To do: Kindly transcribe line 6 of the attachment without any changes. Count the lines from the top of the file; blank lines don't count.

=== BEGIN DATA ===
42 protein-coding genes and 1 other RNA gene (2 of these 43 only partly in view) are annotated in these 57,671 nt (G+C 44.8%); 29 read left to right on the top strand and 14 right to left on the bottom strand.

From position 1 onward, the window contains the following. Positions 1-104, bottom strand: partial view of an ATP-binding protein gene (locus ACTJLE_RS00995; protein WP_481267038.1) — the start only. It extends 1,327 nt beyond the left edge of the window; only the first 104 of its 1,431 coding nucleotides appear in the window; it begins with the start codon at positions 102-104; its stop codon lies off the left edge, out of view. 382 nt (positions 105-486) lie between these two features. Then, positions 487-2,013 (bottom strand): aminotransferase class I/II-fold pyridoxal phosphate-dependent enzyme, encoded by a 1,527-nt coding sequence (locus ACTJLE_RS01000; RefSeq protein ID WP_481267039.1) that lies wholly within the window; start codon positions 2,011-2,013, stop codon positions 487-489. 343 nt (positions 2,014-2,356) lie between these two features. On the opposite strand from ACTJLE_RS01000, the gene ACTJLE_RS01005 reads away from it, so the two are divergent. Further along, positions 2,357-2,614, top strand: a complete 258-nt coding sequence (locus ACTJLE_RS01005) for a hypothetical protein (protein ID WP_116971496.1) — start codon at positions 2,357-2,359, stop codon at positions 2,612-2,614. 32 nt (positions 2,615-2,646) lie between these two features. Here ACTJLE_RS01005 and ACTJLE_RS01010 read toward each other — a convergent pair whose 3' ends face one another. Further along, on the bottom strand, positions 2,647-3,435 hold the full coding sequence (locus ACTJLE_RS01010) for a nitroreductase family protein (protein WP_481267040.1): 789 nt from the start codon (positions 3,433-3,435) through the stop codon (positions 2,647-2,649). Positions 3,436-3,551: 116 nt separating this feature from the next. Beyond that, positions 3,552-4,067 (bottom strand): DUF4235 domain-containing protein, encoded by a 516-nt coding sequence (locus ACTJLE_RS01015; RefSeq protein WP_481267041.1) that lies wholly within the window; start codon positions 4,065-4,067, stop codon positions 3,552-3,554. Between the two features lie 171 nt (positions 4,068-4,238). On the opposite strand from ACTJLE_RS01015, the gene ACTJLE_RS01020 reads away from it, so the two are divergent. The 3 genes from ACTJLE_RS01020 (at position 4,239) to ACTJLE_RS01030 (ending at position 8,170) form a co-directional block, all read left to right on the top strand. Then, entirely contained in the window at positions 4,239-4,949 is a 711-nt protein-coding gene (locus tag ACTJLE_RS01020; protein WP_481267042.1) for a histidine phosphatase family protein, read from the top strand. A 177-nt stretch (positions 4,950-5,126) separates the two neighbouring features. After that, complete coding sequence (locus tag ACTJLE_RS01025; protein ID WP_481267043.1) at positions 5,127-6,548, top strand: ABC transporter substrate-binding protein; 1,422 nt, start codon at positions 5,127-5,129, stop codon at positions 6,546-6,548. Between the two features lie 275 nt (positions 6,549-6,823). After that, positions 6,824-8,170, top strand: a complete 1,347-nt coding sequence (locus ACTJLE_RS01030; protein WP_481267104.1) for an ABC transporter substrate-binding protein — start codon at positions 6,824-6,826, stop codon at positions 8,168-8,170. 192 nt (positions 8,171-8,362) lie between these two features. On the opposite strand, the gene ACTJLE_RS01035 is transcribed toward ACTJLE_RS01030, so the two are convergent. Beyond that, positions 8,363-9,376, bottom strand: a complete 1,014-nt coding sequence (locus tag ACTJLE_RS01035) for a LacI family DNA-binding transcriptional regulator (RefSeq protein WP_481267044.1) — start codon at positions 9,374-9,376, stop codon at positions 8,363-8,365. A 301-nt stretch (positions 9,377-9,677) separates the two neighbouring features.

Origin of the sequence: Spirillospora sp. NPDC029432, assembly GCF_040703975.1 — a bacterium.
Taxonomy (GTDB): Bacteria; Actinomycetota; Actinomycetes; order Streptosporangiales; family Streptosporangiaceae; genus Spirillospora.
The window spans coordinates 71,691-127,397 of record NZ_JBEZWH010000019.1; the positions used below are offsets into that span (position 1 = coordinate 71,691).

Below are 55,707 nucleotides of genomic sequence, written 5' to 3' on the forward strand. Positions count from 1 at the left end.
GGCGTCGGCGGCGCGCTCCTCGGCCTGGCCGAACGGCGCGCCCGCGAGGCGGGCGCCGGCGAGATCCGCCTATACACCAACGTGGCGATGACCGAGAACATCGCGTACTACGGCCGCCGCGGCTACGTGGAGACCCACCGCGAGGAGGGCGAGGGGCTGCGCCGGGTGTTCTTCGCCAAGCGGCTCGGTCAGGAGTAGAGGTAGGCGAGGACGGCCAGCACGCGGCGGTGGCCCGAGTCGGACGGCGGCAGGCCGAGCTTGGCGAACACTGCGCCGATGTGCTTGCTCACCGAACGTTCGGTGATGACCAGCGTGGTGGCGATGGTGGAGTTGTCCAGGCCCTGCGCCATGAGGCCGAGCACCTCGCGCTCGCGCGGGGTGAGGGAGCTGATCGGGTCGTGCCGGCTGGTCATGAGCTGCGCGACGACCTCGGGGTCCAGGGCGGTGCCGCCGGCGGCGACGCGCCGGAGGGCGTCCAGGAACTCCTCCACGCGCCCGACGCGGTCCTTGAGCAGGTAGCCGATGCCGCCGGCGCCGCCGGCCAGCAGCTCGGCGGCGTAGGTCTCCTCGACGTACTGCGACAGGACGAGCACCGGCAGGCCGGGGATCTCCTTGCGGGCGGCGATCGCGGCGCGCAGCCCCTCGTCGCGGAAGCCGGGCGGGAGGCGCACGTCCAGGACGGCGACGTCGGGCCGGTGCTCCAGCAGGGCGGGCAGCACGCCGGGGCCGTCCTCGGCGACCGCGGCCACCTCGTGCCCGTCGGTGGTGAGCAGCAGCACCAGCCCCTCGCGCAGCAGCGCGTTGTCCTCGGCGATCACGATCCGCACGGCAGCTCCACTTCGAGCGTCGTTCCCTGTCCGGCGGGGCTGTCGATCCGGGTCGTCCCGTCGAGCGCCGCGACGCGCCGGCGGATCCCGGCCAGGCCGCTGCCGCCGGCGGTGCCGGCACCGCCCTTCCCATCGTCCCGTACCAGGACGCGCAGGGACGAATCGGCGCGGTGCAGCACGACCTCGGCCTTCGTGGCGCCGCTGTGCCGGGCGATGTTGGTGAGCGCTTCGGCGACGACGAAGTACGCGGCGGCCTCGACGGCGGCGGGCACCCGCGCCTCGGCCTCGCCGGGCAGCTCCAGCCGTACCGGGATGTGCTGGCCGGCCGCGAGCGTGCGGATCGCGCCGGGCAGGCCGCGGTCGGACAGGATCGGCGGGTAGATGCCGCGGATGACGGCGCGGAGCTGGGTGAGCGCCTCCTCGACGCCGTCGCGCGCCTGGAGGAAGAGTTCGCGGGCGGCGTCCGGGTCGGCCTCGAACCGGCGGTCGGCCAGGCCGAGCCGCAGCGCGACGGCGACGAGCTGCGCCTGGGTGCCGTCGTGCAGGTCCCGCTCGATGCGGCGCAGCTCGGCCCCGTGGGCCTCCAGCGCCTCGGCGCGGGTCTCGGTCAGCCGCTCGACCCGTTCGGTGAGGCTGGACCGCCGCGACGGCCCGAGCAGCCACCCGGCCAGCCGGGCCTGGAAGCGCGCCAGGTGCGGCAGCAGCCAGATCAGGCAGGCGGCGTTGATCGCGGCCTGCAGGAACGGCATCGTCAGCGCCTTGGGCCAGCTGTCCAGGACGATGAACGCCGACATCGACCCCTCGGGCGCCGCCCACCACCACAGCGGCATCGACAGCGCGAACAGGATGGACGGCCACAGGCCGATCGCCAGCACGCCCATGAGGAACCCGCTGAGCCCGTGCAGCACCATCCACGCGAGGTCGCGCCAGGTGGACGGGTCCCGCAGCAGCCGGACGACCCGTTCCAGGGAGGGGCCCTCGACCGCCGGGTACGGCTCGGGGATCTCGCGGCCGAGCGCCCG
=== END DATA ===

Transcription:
Below are 55,707 nucleotides of genomic sequence, written 5' to 3' on the forward strand. Positions count from 1 at the left end.